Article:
Indra (इन्द्र), god of weather and war, and Lord of Heaven or Swargaloka, was the supreme deva of Hinduism during the early Vedic period. The Rig-Veda states, "He under whose command are horses and cows and villages and all chariots, who gave birth to the sun and the dawn and led out the waters, he, my people, is Indra." (2.12)" Today, while he has been displaced by Vishnu and Shiva, he retains his importance as a noble deity and prominent figure in Hindu mythology and lore.
Indra's weapon (which he used to kill Vritra, with the help of other gods), is the thunderbolt (Vajra), though he also uses a bow, net and a hook. He rode a large, albino elephant called Airavata, whose four tusks resemble mountains. Indra is the leader of the Devas, and also one of the Ashta-Dikpalas, representing the east. Originally, he was probably a solar deity, riding a gold chariot across the sky. He brought water to Earth, and as such is sometimes worshipped as a god of fertility who can resurrect soldiers who die in battle. He is married to Indrani (whose father, Puloman, Indra killed), and is the father of Arjuna (by Kunti), Jayanta , Midhusa , Nilambara , Rbhus, Rsabha and Sitragupta . Indra is also the father of Vali and Surya. He is attended to by the Maruts (and the Vasus), children of Diti and Rudra. Indra had murdered Diti's previous children, so she hoped her son would be more powerful than him and kept herself pregnant for a century, practicing magic to aid her fetal son. When Indra discovered this, he threw a thunderbolt at her and shattered the fetus into the Maruts, a group of less powerful storm gods.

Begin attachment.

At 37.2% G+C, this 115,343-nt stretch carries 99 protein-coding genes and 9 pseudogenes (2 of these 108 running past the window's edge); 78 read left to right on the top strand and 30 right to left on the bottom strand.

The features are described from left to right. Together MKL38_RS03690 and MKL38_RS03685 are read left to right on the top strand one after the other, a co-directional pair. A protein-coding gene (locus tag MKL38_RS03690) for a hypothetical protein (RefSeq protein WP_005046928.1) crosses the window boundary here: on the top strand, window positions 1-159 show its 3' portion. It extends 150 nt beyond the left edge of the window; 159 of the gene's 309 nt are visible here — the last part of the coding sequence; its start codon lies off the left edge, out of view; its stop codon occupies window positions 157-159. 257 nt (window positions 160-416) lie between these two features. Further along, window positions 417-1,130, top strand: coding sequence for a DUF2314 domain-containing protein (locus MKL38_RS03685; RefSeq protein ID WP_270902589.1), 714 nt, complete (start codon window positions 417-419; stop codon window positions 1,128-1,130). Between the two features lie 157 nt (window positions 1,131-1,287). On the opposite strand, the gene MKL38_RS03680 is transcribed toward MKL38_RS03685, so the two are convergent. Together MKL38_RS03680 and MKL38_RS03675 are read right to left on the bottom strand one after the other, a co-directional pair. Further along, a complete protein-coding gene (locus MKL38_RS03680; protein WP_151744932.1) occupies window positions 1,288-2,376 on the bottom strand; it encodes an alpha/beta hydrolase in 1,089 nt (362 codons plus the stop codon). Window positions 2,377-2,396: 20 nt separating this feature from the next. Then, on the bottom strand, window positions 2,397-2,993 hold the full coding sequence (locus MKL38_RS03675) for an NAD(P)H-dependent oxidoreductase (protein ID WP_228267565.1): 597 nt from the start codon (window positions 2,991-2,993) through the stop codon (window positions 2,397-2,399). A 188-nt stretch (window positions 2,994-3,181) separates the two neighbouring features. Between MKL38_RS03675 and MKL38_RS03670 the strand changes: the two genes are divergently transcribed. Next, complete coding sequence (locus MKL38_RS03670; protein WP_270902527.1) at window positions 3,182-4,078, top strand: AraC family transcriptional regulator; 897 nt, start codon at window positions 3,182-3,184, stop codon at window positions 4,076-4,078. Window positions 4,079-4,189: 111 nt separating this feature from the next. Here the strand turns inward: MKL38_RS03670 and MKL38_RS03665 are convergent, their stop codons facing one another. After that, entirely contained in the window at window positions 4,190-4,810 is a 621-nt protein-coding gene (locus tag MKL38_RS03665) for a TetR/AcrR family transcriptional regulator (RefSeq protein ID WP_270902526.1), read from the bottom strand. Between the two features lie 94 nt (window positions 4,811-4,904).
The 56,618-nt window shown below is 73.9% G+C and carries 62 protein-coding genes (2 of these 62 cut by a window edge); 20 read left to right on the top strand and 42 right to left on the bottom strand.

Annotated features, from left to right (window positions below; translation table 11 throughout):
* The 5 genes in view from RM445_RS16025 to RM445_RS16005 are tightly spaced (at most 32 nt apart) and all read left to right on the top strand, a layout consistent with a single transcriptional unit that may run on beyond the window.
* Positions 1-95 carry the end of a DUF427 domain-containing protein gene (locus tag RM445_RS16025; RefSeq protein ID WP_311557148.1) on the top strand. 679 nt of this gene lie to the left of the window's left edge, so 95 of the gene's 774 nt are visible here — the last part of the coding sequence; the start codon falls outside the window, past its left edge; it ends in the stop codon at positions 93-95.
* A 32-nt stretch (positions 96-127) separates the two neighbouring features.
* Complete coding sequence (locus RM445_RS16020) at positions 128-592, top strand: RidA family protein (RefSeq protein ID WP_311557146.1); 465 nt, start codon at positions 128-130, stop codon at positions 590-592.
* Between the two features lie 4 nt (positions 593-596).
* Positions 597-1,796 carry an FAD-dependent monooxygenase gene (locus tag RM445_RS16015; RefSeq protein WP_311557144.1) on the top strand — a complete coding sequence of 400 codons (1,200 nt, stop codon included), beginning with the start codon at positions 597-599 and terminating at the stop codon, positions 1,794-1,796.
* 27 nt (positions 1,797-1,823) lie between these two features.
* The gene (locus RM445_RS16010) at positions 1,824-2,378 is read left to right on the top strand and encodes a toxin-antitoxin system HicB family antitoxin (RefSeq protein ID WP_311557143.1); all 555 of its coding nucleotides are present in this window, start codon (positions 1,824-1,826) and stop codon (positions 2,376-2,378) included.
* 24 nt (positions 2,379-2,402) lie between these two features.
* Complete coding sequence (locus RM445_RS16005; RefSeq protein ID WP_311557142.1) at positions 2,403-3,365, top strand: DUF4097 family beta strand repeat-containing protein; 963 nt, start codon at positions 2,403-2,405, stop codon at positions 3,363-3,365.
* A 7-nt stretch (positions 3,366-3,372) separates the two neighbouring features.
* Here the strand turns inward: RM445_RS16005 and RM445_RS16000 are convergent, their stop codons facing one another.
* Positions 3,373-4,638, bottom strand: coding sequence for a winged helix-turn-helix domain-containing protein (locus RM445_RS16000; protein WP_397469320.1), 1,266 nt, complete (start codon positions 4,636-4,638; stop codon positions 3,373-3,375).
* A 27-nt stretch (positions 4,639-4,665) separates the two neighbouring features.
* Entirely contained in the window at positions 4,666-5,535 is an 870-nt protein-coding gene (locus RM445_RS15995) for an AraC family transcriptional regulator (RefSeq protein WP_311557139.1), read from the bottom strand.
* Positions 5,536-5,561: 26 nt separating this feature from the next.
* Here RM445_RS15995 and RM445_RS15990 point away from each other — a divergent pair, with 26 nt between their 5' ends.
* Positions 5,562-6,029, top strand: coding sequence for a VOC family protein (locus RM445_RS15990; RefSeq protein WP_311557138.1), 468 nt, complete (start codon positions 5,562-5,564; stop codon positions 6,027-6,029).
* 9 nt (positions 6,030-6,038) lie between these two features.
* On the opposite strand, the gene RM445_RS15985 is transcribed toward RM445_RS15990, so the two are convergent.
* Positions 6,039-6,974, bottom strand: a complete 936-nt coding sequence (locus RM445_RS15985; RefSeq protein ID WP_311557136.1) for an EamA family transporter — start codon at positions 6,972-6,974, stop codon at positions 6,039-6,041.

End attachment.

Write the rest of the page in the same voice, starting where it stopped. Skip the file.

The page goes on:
He lives in Svarga in the clouds around Mt. Meru. Deceased warriors went to his hall after death, where they lived without sadness, pain or fear. They watched the Apsaras and the Gandharvas dance, and played games.
Indra pulled his father, Dyaus Pita, from the sky by the foot; he fell to his death. Afterwards, Indra married his mother Prthivi, who supported the murder. Indra also had an affair with Ahalya.
Vritra, an asura, stole all the water in the world and Indra drank much Soma to prepare himself for the battle with the huge serpent. He passed through Vritra's ninety-nine fortresses and then slew the monster. He brought water back to Earth.
In a later version of the story, Vritra was created by Tvashtri to get revenge for Indra's murder of his son, Trisiras. Vritra won the battle and swallowed Indra, but the other gods forced him to vomit Indra out. The battle continued and Indra fled. Vishnu and the rishis brokered a truce, and Indra swore he would not attack Vritra with anything made of metal, wood or stone, nor anything that was dry or wet, or during the day or the night. Indra used the foam from the waves of the ocean to kill him at twilight.
In later, Brahmanic times, Indra's position was stolen by Vishnu and Shiva. He needs their help to kill Vritra. According to the Mahabharata, a horrible goddess named Brāhmanahatya came from the dead corpse of Vritra (herein a Brahman) and pursued Indra, who hid inside a lotus flower. Indra went to Brahma and begged forgiveness for having killed a Brahman.
In art, Indra is depicted as a muscular, red man, sometimes with four very long arms.
In Buddhism, he is purported to have given the Buddha courage in undertaking the difficult task of teaching humanity the path to nirvana/liberation.
Indra is also a given name for girls in Italy, Germany and other countries.